Less terrifying was the simulation of the carrier deck itself, sort of a mini-Imax with extra effects such as a vibrating floor. I blame Health and sodding Safety for this. After a quick briefing from the nice old chap that we would be in an enclosed space and would be subjected to loud noises as the jets took off, strobe lighting and a strong wind during the helicopter simulation and several other things which induced such a state of fear in Her Indoors that it took all my powers of brave manly persuasion to convince that it would all be all right. To tell the truth, after the grave tones of the H&S announcement, I was having a mild twinge of the collywobbles myself, but as El Plongeiro, I of course mustn’t be seen to flinch in the face of mere fear by my doting populace! In addition, I’ve never really been a fan of Adventure Park rides much, as I always consider that the actual purpose of fear is to make you run away like stink, and was never intended by the Maker as a form of entertainment to be queued up for for hours on Bank Holidays. Within seconds, it appeared that the collywobbles were unjustified. Huge jet planes were launched very quietly into the great Blue Yonder. The world’s gentlest helicopter hovered benignly above us emitting small puffs of downward air and gently twinkled its rotor lights. Mild juddering emanated from the steel deck. In all, it was rather soothing. Sodding Health and Safety. Museum is thoroughly recommended though, whether you like planes or not. Just try and look at the Japanese Kamikaze rocket bomb they’ve got in there and not come over all cold.

One of the reasons for the Western nature of the Birthday celebrations, instead of the usual expedition up the hill to the Swan to find out just how much Guinness can be encased by the body, and then round the corner to the India Garden to attempt to float a Chicken Vindaloo around on the newly formed gastric lake, was that on the day after, there was a little job to do in Weston-Super-Mare, just up the road, more or less. Therefore, I’d booked a night’s stay in a rather splendid spa hotel just south of Bristol. Splendid it was too, as the evening followed a predictable but rewarding schedule of Steam Room, Spa, Cider, Steak, Soufflé, Sherry and snoring. Sunday followed, with a further visit to the spa, and then setting off for the short drive to Weston, which was basking in the spring sunshine, for the first time in the season. It was ram-jam packed, and we felt sorry for all those Ice-cream parlour owners who’d not come back to town from the winter residence in Lanzarote to open up. There were queues for 99s everywhere! It could have been a scene straight out of one of those documentaries you see about Eric and Ern doing summer seasons in Blackpool before they hit the big time, only with more tattoos in the women. Seeking a slightly quieter time with less tattoos Her Indoors and I made for the Edwardian tea-room at the end of the pier, which turned out to be a little cavern of many and diverse charms. A curious mixture of 1990’s industrial catering furniture and Edwardian curtains, the tea rooms boasted a fairly unique anachronistic approach Mind you, the sea would have looked exactly the same, back then, so that was something. However, in terms of the tea itself, it passed with flying colours- the staff were nice to us and the scones were baked on premises by the chef .They even had a piano in there, but alas no pianist, so a score of 50% there, but then again, 50% represents a handsome pass at GCSE these days, I suppose. The job in question was to do one of Kevin Fitzsimmons’ Sinatra shows, the prospect of which will always have me slightly on edge after the harrowing incident of the Southend Trouser Trauma. I can only really relax on one of those after unpacking the suit bag in the dressing room as soon as I arrive at the venue. I then have to fight off the urge to try my trousers on just to make sure lest I fall foul of the dark grapnels of OCD. Back in the normal world, the sunshine had brought seaside fever on amongst the chaps after the soundcheck that the inevitable curry was eschewed in favour of a sit down chippy. Cod and Chips on the Front in a melamine and neon palace unreconstructed from 1963 before a Sunday night concert at the Gaiety. We’ve never had it so good.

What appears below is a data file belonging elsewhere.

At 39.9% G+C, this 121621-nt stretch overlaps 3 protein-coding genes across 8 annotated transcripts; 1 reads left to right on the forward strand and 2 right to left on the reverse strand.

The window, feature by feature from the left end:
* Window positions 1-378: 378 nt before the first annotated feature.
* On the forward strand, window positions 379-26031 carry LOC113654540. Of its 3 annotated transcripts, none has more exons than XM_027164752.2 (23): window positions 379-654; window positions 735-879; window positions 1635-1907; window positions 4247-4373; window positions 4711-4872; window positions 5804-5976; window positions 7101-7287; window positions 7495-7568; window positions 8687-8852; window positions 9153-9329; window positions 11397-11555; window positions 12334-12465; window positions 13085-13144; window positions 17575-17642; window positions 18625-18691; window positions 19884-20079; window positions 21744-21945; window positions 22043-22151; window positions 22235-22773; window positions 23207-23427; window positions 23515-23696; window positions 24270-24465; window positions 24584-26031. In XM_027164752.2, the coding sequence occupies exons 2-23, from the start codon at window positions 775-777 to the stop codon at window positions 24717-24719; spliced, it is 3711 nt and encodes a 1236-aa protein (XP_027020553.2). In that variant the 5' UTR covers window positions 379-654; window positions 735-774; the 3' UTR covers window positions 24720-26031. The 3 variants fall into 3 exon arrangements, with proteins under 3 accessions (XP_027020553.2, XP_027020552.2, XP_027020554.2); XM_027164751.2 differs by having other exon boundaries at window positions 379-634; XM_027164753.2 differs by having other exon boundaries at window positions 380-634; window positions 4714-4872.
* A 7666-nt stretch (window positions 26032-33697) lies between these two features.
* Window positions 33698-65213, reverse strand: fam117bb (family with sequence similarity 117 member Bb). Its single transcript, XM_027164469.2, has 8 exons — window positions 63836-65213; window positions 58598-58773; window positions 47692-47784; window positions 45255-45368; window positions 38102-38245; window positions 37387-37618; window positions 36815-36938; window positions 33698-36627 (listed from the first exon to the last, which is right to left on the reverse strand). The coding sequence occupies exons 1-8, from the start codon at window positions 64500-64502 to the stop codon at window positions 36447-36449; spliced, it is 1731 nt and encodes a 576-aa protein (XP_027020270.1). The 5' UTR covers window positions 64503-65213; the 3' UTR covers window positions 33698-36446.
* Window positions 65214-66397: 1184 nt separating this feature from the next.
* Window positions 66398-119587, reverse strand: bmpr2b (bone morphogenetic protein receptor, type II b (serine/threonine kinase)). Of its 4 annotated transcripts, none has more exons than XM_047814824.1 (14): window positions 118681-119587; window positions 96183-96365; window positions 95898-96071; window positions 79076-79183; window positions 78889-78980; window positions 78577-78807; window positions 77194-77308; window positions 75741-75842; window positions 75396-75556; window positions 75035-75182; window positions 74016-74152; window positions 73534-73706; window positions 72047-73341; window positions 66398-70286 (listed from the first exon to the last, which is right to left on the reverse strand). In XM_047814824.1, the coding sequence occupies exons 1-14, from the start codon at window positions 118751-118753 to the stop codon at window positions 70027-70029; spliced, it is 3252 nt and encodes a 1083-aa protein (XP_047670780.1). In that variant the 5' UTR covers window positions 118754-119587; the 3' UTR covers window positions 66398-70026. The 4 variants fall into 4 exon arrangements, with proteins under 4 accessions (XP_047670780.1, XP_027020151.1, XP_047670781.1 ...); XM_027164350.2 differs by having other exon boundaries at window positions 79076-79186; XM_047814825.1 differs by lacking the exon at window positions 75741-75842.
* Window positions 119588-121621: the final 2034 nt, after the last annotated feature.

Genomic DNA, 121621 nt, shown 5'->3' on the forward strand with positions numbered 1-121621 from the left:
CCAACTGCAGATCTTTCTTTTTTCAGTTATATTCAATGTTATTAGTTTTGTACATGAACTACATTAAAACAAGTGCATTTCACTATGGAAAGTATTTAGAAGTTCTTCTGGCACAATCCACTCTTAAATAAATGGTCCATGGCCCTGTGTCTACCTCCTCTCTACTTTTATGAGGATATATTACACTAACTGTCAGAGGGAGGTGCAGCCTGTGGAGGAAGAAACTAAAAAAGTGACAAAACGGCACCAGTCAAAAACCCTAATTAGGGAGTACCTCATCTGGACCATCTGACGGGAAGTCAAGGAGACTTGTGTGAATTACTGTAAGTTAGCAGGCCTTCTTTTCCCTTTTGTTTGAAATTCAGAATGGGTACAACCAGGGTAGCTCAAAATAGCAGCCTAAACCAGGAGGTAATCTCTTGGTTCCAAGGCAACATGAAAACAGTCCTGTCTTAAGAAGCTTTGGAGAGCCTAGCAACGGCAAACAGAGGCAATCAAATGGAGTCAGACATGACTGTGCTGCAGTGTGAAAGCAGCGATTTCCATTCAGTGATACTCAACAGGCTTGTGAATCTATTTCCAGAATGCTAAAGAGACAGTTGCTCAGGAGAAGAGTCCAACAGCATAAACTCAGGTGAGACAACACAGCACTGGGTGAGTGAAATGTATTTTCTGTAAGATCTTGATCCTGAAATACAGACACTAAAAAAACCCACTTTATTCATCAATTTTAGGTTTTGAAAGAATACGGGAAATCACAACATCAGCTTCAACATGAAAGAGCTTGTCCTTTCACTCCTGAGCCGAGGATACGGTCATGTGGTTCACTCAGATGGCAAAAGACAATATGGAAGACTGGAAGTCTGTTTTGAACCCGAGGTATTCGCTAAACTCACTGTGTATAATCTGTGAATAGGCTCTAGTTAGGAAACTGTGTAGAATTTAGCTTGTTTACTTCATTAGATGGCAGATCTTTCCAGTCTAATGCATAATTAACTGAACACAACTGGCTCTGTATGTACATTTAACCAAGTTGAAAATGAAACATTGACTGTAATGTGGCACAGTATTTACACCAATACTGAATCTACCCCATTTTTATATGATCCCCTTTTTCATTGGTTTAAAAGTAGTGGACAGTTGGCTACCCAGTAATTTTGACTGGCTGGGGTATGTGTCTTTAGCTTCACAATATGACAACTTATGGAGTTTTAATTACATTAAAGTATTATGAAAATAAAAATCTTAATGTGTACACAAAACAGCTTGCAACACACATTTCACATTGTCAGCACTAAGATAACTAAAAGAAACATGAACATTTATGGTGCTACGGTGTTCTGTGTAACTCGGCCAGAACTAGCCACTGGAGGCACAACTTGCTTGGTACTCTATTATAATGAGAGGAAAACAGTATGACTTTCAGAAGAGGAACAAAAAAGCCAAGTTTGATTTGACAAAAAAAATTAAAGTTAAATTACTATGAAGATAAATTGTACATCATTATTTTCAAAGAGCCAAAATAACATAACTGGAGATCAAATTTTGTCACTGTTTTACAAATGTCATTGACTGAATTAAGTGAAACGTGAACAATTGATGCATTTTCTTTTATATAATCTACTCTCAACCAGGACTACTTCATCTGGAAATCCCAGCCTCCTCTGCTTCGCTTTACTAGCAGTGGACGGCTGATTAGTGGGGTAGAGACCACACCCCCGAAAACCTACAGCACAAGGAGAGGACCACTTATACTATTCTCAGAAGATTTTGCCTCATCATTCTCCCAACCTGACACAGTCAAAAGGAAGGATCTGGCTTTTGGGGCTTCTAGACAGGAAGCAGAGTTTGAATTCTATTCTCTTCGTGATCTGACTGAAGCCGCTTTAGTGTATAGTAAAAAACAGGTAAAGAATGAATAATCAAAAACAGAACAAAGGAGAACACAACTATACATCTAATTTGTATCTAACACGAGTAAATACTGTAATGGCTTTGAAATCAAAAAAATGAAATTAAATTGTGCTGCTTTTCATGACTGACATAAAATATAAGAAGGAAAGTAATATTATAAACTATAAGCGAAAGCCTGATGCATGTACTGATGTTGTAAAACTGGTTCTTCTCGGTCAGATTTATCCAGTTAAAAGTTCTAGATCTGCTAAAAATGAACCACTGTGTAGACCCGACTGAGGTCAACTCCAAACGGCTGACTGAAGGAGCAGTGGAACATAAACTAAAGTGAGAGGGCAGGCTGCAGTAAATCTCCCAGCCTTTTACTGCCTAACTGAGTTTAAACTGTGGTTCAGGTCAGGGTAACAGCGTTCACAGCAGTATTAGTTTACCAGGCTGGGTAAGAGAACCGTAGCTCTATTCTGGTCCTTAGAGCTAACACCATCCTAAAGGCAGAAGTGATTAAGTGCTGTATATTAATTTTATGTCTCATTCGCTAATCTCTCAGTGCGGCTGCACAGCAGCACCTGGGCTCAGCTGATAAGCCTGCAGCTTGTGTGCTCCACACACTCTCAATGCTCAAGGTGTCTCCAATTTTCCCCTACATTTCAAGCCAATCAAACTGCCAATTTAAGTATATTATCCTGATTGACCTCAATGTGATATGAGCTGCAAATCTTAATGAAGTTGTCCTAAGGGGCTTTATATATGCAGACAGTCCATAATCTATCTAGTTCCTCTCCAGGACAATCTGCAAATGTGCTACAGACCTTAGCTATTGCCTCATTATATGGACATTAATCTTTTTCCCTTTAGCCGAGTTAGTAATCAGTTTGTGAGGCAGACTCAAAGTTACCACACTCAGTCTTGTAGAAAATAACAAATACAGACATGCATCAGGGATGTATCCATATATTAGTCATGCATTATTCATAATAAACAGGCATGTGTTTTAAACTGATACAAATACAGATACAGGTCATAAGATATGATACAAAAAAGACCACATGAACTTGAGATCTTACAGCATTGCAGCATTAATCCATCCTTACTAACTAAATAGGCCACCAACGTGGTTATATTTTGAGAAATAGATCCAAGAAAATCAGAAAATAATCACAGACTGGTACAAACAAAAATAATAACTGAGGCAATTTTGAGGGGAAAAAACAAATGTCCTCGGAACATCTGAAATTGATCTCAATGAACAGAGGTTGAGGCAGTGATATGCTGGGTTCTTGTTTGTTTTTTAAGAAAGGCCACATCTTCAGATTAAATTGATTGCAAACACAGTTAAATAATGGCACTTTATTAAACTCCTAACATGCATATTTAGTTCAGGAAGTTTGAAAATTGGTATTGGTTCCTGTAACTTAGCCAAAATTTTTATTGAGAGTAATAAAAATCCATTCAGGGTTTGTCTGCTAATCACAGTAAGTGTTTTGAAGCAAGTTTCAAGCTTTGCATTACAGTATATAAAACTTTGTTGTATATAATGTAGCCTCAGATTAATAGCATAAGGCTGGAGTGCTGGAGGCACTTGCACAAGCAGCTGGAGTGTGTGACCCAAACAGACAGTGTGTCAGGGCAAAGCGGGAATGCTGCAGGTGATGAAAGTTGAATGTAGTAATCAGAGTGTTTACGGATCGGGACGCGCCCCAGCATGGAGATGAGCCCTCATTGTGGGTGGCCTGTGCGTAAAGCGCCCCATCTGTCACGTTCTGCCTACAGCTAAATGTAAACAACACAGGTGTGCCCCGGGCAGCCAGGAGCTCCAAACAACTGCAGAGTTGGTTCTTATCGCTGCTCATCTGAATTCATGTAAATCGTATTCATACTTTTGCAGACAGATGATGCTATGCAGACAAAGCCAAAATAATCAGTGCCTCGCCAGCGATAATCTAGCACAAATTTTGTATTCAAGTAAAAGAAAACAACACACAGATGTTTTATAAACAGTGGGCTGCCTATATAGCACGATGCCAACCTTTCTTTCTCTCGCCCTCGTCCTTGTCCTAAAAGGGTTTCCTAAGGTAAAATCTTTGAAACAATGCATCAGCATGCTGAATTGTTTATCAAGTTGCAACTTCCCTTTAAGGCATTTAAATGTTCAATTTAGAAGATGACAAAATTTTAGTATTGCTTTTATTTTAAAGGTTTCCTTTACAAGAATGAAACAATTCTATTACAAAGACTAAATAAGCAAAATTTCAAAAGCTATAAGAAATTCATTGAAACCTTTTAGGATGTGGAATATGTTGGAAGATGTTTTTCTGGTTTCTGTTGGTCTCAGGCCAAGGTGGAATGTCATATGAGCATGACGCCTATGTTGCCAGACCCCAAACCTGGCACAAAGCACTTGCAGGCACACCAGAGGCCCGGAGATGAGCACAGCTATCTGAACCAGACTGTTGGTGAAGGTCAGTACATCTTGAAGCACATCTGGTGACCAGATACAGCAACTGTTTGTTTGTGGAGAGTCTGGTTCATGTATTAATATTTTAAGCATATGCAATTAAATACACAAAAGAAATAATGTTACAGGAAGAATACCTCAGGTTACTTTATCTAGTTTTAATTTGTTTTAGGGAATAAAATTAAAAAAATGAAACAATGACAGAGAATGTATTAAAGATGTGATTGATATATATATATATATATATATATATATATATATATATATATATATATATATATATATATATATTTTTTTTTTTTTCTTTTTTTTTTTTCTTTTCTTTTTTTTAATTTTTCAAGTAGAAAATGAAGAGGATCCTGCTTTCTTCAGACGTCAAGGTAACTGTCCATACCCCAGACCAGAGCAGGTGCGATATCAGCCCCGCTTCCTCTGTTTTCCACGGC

Seriously, folks, that museum is a cracker. Why not have a look?